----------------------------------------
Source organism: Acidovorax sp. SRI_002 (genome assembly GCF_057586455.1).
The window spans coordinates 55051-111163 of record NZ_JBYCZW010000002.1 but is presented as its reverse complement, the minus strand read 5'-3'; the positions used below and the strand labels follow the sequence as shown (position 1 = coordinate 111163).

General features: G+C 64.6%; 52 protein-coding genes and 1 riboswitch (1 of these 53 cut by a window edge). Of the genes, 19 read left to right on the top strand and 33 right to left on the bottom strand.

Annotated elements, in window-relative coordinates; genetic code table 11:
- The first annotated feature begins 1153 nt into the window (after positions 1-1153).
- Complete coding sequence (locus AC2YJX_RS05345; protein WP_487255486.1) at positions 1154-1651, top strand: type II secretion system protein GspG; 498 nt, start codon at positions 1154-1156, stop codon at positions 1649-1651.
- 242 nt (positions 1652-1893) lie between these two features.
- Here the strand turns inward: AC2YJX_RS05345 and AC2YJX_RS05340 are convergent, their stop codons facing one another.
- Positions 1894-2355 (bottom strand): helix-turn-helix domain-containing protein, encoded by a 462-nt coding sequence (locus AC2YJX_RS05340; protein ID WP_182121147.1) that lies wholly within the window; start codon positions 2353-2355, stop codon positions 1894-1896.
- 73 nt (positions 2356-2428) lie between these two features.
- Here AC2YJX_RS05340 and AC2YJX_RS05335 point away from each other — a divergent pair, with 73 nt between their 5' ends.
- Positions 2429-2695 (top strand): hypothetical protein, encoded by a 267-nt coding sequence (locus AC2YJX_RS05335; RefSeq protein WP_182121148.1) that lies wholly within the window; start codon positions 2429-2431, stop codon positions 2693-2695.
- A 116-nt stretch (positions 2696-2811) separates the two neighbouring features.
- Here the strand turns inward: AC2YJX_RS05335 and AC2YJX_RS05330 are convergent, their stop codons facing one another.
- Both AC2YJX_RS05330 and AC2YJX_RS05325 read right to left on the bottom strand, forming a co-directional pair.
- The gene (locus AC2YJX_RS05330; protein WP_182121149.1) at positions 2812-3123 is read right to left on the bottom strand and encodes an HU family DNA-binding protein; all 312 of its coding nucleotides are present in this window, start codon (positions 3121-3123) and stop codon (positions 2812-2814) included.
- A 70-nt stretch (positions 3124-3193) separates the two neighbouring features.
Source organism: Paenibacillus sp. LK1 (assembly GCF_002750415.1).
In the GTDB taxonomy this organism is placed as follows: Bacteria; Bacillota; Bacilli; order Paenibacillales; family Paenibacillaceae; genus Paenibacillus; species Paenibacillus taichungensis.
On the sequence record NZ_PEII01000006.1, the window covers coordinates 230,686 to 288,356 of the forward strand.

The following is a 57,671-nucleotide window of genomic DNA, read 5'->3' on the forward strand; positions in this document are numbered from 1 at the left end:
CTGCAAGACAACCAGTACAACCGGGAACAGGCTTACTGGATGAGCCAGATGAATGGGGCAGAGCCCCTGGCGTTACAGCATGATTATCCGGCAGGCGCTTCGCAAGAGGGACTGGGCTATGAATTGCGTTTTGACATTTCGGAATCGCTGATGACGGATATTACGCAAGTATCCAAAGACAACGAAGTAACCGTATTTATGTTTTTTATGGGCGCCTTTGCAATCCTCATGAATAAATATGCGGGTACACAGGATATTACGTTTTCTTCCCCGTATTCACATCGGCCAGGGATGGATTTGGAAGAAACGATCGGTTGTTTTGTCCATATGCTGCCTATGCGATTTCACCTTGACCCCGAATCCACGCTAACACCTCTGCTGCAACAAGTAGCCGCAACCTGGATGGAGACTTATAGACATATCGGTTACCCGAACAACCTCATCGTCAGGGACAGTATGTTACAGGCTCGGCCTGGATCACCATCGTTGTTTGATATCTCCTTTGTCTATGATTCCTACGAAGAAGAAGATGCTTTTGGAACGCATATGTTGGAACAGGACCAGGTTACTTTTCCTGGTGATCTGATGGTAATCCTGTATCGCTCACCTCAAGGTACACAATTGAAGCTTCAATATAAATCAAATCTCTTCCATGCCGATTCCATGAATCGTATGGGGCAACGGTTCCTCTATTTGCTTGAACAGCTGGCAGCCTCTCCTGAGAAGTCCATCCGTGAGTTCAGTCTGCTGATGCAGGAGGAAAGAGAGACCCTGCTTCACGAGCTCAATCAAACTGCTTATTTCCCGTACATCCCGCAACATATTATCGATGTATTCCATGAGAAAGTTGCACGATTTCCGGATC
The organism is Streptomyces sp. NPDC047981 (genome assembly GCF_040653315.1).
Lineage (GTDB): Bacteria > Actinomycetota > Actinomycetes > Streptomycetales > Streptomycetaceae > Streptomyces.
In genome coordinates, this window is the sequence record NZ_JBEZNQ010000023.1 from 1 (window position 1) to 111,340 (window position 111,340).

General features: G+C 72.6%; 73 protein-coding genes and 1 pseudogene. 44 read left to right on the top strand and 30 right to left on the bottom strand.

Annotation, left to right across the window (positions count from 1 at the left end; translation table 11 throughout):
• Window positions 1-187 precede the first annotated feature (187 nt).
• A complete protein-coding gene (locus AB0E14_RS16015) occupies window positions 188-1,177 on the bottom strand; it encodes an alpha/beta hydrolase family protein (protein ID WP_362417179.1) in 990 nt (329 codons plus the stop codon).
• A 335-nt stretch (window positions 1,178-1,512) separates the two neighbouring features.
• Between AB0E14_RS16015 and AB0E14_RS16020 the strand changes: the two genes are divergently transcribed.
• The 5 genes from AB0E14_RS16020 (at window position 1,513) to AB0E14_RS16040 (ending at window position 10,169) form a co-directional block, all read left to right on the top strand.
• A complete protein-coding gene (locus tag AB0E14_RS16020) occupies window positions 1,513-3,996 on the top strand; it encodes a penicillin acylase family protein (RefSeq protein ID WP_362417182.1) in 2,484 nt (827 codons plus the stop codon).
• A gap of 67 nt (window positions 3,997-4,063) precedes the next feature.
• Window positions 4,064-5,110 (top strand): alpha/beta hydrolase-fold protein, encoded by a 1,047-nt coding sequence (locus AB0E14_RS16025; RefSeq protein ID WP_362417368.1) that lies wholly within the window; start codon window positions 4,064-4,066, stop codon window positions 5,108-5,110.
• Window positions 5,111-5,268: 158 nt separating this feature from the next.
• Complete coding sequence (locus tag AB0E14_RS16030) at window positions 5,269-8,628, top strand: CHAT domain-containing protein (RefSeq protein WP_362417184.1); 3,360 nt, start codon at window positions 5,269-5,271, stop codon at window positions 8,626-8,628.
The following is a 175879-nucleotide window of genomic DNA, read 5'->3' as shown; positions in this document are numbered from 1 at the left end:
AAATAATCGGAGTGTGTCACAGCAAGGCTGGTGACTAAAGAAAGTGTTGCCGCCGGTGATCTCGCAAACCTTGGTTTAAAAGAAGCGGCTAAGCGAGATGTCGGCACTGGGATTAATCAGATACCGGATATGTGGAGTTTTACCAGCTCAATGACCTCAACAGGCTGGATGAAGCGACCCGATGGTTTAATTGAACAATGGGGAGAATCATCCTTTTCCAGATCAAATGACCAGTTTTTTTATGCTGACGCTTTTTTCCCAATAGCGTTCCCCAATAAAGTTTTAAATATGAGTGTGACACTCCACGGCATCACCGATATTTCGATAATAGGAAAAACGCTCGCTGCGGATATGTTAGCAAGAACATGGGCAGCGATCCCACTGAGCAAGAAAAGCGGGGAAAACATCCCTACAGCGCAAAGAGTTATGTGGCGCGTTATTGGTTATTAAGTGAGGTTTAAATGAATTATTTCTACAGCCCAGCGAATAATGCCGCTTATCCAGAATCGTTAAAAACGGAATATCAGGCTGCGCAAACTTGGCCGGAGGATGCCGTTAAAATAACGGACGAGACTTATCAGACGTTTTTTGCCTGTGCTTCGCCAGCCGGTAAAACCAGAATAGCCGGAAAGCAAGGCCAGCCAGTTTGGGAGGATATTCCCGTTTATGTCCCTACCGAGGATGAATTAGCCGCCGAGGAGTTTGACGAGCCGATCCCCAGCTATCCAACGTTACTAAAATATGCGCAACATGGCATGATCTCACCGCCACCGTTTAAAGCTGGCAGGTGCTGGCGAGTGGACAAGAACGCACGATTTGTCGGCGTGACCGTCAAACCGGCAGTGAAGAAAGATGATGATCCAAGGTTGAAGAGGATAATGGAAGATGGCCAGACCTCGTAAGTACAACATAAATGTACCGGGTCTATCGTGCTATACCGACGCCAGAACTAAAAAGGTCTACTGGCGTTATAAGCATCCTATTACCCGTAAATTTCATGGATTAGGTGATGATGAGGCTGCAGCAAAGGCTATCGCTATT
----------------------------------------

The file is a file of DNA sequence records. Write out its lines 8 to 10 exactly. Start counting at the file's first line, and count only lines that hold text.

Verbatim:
- Here the strand turns inward: AC2YJX_RS05345 and AC2YJX_RS05340 are convergent, their stop codons facing one another.
- Positions 1894-2355 (bottom strand): helix-turn-helix domain-containing protein, encoded by a 462-nt coding sequence (locus AC2YJX_RS05340; protein ID WP_182121147.1) that lies wholly within the window; start codon positions 2353-2355, stop codon positions 1894-1896.
- 73 nt (positions 2356-2428) lie between these two features.